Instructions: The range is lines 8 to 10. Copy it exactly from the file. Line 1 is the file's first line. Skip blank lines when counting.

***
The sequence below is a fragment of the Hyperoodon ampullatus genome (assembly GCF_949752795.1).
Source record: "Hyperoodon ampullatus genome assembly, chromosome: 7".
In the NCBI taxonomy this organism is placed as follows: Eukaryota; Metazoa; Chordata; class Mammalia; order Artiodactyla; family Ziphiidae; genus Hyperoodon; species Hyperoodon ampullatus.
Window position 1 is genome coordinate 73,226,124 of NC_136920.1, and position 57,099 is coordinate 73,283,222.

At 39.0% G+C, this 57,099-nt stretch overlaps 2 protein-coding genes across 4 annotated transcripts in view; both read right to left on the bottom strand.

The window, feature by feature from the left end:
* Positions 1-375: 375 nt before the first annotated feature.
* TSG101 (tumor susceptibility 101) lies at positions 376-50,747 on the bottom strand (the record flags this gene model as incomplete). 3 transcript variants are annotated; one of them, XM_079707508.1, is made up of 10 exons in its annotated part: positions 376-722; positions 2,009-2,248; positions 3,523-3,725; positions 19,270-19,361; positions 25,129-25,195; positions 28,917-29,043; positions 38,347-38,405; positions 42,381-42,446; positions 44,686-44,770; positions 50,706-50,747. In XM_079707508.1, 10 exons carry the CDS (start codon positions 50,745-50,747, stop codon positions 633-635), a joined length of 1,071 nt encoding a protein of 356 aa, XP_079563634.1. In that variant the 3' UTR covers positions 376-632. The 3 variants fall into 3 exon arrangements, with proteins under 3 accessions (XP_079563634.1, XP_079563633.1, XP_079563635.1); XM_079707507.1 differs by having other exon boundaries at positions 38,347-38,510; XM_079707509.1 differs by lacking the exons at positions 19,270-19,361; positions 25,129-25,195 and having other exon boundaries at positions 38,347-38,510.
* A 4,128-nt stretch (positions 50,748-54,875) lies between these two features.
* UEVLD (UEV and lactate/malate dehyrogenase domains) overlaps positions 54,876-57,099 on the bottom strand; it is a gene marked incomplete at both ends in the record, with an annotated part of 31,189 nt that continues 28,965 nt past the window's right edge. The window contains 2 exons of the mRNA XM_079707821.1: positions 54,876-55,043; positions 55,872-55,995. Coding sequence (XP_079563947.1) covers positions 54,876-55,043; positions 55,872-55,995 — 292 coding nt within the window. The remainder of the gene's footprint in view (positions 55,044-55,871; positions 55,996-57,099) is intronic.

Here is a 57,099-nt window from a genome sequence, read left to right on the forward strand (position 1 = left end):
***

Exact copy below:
* TSG101 (tumor susceptibility 101) lies at positions 376-50,747 on the bottom strand (the record flags this gene model as incomplete). 3 transcript variants are annotated; one of them, XM_079707508.1, is made up of 10 exons in its annotated part: positions 376-722; positions 2,009-2,248; positions 3,523-3,725; positions 19,270-19,361; positions 25,129-25,195; positions 28,917-29,043; positions 38,347-38,405; positions 42,381-42,446; positions 44,686-44,770; positions 50,706-50,747. In XM_079707508.1, 10 exons carry the CDS (start codon positions 50,745-50,747, stop codon positions 633-635), a joined length of 1,071 nt encoding a protein of 356 aa, XP_079563634.1. In that variant the 3' UTR covers positions 376-632. The 3 variants fall into 3 exon arrangements, with proteins under 3 accessions (XP_079563634.1, XP_079563633.1, XP_079563635.1); XM_079707507.1 differs by having other exon boundaries at positions 38,347-38,510; XM_079707509.1 differs by lacking the exons at positions 19,270-19,361; positions 25,129-25,195 and having other exon boundaries at positions 38,347-38,510.
* A 4,128-nt stretch (positions 50,748-54,875) lies between these two features.
* UEVLD (UEV and lactate/malate dehyrogenase domains) overlaps positions 54,876-57,099 on the bottom strand; it is a gene marked incomplete at both ends in the record, with an annotated part of 31,189 nt that continues 28,965 nt past the window's right edge. The window contains 2 exons of the mRNA XM_079707821.1: positions 54,876-55,043; positions 55,872-55,995. Coding sequence (XP_079563947.1) covers positions 54,876-55,043; positions 55,872-55,995 — 292 coding nt within the window. The remainder of the gene's footprint in view (positions 55,044-55,871; positions 55,996-57,099) is intronic.